Variations for the pineapple fillings :

i) Fresh Pineapple fillings
- Cut the head and the tail of the pineapple and let it sit with the head up. Cut the skin vertically and once this is done remove the cores diagonally by doing a V-shaped cut to dig out the cores. Check this website ,Expert Village.
- Once the above is done, let it sit vertically again and cut into about 6 pieces and remove the stem.
- Grate it with hand grater or machine. I bought 6 honey pineapples, grated 3 with my bare hands but eventually gave up and use blender to blend the rest. Read in some blogs that it would be better to use a juicer to do this step than blender.
- In medium fire cook the blended pineapple until almost dried. This will take about 1.5hour all in all. I used high fire initially for about half and hour and stirring occasionally. I then reduced the fire to medium and continue to let it simmer until almost dry and add sugar towards the end. - Let it cool off and pop it into the fridge overnight. Scoop them using a teaspoon and roll into balls for later use.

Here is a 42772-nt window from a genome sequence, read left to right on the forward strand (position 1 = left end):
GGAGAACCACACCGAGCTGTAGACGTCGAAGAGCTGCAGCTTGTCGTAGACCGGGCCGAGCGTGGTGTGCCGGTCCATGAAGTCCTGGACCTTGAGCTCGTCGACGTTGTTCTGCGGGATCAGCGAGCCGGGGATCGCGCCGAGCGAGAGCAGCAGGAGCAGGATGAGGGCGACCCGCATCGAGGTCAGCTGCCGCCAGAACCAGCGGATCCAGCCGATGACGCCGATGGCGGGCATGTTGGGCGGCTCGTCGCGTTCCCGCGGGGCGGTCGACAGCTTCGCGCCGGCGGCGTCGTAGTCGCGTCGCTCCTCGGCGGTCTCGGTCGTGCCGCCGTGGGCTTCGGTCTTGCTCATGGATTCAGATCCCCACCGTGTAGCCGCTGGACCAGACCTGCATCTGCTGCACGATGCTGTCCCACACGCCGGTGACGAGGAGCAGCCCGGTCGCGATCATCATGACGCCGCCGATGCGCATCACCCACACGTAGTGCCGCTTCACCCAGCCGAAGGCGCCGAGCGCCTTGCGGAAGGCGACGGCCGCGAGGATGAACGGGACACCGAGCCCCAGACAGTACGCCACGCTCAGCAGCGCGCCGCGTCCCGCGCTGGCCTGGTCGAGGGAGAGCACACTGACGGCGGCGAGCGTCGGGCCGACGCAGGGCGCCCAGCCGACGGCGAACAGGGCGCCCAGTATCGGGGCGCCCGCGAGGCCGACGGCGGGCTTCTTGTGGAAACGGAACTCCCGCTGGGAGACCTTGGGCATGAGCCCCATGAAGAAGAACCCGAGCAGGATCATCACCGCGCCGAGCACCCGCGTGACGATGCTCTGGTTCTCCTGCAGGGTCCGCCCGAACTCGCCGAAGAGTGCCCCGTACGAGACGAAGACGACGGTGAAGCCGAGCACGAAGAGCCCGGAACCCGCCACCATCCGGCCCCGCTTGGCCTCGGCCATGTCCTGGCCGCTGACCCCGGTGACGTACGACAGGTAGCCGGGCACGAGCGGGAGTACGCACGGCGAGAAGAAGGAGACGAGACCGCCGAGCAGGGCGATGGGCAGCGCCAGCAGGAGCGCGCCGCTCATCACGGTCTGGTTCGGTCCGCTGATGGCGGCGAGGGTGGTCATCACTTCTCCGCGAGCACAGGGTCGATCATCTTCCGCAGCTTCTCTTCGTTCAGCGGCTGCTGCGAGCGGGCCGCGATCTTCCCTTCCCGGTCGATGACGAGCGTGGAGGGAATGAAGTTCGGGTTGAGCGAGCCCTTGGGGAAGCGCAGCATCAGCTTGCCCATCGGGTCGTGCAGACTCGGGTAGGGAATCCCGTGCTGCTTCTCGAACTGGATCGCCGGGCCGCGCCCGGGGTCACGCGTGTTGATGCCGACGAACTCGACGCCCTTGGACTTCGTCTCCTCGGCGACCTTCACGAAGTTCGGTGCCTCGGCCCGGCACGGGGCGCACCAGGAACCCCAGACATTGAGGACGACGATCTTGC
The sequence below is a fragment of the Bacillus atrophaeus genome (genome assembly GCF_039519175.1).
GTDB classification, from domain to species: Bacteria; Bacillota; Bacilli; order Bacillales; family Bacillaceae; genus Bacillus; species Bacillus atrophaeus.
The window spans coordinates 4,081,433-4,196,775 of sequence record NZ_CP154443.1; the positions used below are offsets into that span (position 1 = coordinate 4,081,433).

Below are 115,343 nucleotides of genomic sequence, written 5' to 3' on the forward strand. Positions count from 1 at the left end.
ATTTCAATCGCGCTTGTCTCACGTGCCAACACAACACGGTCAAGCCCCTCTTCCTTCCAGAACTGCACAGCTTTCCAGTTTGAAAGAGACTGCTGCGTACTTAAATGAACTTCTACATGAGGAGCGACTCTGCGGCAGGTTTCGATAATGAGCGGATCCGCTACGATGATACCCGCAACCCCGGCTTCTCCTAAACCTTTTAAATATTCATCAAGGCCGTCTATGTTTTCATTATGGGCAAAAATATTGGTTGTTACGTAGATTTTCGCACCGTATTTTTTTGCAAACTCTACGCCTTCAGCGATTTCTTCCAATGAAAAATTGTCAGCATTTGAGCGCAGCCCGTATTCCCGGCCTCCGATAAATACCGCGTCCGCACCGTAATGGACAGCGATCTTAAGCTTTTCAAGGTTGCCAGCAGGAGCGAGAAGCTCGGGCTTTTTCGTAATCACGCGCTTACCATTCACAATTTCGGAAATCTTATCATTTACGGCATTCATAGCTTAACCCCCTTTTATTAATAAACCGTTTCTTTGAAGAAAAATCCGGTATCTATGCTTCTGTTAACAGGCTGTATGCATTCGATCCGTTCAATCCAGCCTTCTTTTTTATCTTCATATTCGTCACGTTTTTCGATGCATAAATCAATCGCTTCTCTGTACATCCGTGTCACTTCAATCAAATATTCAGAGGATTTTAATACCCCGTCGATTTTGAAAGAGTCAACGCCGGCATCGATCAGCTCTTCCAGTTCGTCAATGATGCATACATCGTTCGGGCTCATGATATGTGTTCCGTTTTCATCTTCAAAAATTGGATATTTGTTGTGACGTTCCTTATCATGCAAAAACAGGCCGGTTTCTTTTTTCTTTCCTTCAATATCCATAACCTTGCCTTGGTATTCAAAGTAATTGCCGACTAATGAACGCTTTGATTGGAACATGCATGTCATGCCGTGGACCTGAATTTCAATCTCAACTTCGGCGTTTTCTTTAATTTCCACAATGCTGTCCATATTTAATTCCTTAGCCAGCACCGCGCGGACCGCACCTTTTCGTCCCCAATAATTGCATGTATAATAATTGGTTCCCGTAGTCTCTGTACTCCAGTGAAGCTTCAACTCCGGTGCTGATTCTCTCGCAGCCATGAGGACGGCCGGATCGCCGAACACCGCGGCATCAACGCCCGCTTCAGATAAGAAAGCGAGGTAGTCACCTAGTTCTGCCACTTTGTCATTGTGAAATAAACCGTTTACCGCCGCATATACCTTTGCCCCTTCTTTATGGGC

- Two pineapples probably will yield about 25 - 30 balls of pineapple fillings.

ii) Ready-made pineapple fillings
- There are 2 brands available in the market i.e Bake King & RedMan
- I used both before and could not really tell the difference!

iii) Added spices for the fillings
- For nyonya pineapple tarts, you need to add cloves, star of anise and cinnamon to the fillings. Most of the pineapple tarts that we can get on the shelves do not have spices added.
- I personally prefer to add small amount of spices for the fillings to create a light yet fragrant aroma rather than just bland pineapple fillings with sugar... if you really know what i mean :)

iv)Pineapple cane juice
- If you are using ready-made pineapple fillings, adding in the cane juice is very important to reduce the dryness of the filling.